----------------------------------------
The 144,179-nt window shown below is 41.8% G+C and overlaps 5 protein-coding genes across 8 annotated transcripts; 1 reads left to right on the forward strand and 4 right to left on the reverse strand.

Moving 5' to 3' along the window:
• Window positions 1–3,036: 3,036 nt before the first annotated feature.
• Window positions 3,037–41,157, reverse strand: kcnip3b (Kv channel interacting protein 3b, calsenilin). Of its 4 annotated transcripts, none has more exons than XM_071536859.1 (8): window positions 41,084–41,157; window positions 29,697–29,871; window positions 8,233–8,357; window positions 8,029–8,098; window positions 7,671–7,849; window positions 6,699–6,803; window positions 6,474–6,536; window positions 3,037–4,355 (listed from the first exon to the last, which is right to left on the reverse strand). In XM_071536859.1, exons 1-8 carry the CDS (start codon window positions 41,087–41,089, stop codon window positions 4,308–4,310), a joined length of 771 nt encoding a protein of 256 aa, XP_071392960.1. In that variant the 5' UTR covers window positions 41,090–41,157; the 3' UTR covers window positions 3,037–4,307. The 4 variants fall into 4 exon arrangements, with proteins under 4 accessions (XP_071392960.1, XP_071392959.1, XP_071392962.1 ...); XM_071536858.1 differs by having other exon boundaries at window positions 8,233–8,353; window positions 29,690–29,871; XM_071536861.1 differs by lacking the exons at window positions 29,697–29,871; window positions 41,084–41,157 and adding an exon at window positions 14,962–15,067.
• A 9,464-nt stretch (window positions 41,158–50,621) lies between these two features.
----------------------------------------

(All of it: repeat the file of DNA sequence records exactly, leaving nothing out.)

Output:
The 144,179-nt window shown below is 41.8% G+C and overlaps 5 protein-coding genes across 8 annotated transcripts; 1 reads left to right on the forward strand and 4 right to left on the reverse strand.

Moving 5' to 3' along the window:
• Window positions 1–3,036: 3,036 nt before the first annotated feature.
• Window positions 3,037–41,157, reverse strand: kcnip3b (Kv channel interacting protein 3b, calsenilin). Of its 4 annotated transcripts, none has more exons than XM_071536859.1 (8): window positions 41,084–41,157; window positions 29,697–29,871; window positions 8,233–8,357; window positions 8,029–8,098; window positions 7,671–7,849; window positions 6,699–6,803; window positions 6,474–6,536; window positions 3,037–4,355 (listed from the first exon to the last, which is right to left on the reverse strand). In XM_071536859.1, exons 1-8 carry the CDS (start codon window positions 41,087–41,089, stop codon window positions 4,308–4,310), a joined length of 771 nt encoding a protein of 256 aa, XP_071392960.1. In that variant the 5' UTR covers window positions 41,090–41,157; the 3' UTR covers window positions 3,037–4,307. The 4 variants fall into 4 exon arrangements, with proteins under 4 accessions (XP_071392960.1, XP_071392959.1, XP_071392962.1 ...); XM_071536858.1 differs by having other exon boundaries at window positions 8,233–8,353; window positions 29,690–29,871; XM_071536861.1 differs by lacking the exons at window positions 29,697–29,871; window positions 41,084–41,157 and adding an exon at window positions 14,962–15,067.
• A 9,464-nt stretch (window positions 41,158–50,621) lies between these two features.